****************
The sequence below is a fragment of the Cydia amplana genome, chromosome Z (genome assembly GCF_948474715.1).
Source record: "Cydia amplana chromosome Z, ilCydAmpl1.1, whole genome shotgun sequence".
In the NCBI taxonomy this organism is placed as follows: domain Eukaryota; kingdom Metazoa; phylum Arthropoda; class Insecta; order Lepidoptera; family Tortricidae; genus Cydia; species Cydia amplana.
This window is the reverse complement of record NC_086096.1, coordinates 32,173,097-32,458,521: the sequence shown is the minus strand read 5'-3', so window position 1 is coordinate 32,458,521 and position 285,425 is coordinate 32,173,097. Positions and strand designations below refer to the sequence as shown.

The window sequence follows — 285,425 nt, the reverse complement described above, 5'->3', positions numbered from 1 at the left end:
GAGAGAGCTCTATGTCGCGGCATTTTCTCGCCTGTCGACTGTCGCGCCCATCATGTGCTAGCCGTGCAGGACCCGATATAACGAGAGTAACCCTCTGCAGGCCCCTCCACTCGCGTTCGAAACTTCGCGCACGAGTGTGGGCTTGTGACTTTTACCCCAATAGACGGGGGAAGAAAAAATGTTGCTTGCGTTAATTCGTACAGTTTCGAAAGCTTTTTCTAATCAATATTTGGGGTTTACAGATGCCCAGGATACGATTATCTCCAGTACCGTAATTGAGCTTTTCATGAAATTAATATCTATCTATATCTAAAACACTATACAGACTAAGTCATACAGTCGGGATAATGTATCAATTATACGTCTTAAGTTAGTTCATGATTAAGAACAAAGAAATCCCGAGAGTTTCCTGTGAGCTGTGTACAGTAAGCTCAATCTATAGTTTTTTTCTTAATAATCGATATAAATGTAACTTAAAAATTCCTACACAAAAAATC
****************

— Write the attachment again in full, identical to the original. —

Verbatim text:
The sequence below is a fragment of the Cydia amplana genome, chromosome Z (genome assembly GCF_948474715.1).
Source record: "Cydia amplana chromosome Z, ilCydAmpl1.1, whole genome shotgun sequence".
In the NCBI taxonomy this organism is placed as follows: domain Eukaryota; kingdom Metazoa; phylum Arthropoda; class Insecta; order Lepidoptera; family Tortricidae; genus Cydia; species Cydia amplana.
This window is the reverse complement of record NC_086096.1, coordinates 32,173,097-32,458,521: the sequence shown is the minus strand read 5'-3', so window position 1 is coordinate 32,458,521 and position 285,425 is coordinate 32,173,097. Positions and strand designations below refer to the sequence as shown.

The window sequence follows — 285,425 nt, the reverse complement described above, 5'->3', positions numbered from 1 at the left end:
GAGAGAGCTCTATGTCGCGGCATTTTCTCGCCTGTCGACTGTCGCGCCCATCATGTGCTAGCCGTGCAGGACCCGATATAACGAGAGTAACCCTCTGCAGGCCCCTCCACTCGCGTTCGAAACTTCGCGCACGAGTGTGGGCTTGTGACTTTTACCCCAATAGACGGGGGAAGAAAAAATGTTGCTTGCGTTAATTCGTACAGTTTCGAAAGCTTTTTCTAATCAATATTTGGGGTTTACAGATGCCCAGGATACGATTATCTCCAGTACCGTAATTGAGCTTTTCATGAAATTAATATCTATCTATATCTAAAACACTATACAGACTAAGTCATACAGTCGGGATAATGTATCAATTATACGTCTTAAGTTAGTTCATGATTAAGAACAAAGAAATCCCGAGAGTTTCCTGTGAGCTGTGTACAGTAAGCTCAATCTATAGTTTTTTTCTTAATAATCGATATAAATGTAACTTAAAAATTCCTACACAAAAAATC